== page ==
China just landed the first spacecraft on the moon’s farside

The Chang’e-4 lander and rover will explore new lunar territory

Chang’e-4 farside of moon

FAR OUT  This is the first image of the farside of the moon taken by China’s Chang’e-4 lunar probe, which landed in a basin near the moon’s south pole.

Xinhua/Xinhua via Getty Images

China’s Chang’e-4 lander and rover just became the first spacecraft to land on the farside of the moon.

The lander touched down at 9:26 p.m. Eastern time on January 2, according to an announcement from the China National Space Administration. The spacecraft is part of a series of Chinese space missions named Chang’e (pronounced CHONG-uh) for the Chinese goddess of the moon.

A small rover dubbed Yutu 2, or Jade Rabbit 2, rolled off the craft several hours after landing. The rover will explore the terrain around the 186-kilometer-wide Von Kármán crater located inside the 2,500-kilometer-wide South Pole–Aitken basin. The basin, one of the largest and oldest impact features in the solar system, could contain exposed parts of the moon’s interior that might reveal details of its formation and early history (SN: 11/24/18, p. 14).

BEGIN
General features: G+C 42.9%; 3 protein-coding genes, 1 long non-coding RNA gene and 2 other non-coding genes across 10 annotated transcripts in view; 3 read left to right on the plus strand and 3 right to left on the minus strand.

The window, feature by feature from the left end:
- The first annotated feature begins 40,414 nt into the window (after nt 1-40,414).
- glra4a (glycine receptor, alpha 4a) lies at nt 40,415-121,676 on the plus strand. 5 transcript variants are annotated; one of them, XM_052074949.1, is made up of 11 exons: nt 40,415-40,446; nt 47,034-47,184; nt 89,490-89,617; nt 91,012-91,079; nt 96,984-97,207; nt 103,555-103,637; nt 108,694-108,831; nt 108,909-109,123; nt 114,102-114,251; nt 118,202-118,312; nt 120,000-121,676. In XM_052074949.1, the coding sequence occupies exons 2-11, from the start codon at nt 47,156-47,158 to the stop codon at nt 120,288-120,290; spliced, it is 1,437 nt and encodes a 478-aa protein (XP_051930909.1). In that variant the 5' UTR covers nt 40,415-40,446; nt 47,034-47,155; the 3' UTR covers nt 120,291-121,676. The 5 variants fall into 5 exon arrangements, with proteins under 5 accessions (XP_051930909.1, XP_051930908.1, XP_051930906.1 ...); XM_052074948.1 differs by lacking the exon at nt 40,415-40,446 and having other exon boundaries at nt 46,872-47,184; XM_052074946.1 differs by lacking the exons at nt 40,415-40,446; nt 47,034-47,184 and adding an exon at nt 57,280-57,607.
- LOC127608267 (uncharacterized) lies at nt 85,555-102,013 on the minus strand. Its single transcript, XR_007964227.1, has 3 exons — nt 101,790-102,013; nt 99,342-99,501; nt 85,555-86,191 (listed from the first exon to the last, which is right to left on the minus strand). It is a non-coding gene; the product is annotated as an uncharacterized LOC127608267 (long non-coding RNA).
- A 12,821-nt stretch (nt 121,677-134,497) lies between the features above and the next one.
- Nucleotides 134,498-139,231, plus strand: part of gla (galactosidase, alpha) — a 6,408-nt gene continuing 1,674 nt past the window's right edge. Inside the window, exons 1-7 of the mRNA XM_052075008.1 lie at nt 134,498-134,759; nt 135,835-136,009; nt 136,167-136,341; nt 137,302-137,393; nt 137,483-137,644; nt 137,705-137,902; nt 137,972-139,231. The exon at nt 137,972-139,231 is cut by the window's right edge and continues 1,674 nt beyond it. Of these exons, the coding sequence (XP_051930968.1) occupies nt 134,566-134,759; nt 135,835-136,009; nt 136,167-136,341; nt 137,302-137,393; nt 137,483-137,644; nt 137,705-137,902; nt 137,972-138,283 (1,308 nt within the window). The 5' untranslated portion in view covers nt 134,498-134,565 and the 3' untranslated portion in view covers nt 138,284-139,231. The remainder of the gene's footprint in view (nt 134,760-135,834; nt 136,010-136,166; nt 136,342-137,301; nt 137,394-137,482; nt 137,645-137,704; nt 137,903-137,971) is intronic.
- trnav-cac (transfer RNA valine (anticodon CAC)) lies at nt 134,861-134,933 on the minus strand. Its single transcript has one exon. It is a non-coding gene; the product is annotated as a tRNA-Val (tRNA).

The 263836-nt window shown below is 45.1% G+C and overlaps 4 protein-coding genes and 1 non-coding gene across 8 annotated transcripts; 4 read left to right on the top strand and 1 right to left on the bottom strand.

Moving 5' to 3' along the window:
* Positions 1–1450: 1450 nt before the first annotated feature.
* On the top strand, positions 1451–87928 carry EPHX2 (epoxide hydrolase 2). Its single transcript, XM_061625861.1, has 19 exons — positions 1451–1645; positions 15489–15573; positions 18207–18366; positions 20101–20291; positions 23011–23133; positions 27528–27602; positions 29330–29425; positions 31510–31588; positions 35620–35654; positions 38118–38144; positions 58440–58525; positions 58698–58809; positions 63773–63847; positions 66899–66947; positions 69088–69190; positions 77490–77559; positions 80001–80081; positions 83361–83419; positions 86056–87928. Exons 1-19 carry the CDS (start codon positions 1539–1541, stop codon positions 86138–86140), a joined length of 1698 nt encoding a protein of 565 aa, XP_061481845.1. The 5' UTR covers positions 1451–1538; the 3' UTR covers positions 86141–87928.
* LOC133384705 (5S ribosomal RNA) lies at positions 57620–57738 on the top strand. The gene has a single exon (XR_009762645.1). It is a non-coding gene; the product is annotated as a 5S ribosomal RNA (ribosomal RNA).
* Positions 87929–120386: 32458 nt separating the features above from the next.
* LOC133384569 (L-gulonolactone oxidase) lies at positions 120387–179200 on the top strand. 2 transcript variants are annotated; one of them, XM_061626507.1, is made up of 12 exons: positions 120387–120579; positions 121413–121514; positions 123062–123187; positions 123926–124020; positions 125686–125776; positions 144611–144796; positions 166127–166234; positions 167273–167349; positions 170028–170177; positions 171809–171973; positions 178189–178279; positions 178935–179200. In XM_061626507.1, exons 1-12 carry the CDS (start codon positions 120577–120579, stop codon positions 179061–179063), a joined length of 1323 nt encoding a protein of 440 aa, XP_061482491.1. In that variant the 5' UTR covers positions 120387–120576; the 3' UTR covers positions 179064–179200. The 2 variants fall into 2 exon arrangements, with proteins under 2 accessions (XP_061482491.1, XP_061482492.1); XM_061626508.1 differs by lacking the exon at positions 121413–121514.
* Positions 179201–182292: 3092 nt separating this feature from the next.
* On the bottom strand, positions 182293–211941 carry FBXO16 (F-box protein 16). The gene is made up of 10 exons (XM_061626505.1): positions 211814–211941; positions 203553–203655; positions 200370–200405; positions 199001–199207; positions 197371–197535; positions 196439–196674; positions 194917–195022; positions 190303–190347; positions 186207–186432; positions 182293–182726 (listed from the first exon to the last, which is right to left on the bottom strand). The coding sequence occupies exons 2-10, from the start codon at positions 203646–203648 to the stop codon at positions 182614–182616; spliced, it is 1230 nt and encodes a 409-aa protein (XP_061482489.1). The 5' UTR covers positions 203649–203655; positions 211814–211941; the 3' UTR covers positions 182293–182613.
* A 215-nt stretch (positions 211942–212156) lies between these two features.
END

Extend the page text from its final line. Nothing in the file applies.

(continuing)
HELLO WORLD This image shows the lunar surface as seen from China’s Chang’e-4 probe after it landed. Xinhua/Xinhua via Getty Images
Chang’e-4 will measure some of the region’s composition, use ground-penetrating radar to probe just below the surface, and take panoramic images of a landscape that has never been seen from the ground before. It will also make measurements of charged particles and radiation, which could help support future astronaut missions, and test whether plants and insects can grow together on the moon.

Because the moon always shows the same face to Earth, it is impossible to communicate directly with spacecraft on the farside. A relay satellite named Queqiao, or Magpie Bridge, that launched in May 2018 will beam signals between Chang’e-4 and Earth (SN Online: 5/20/18).

The landing marks China’s second lunar landing, and a step towards more ambitious moon missions. The Chinese space agency is planning another mission to collect moon rock samples later in 2019.

Lisa Grossman is the astronomy writer. She has a degree in astronomy from Cornell University and a graduate certificate in science writing from University of California, Santa Cruz. She lives near Boston.

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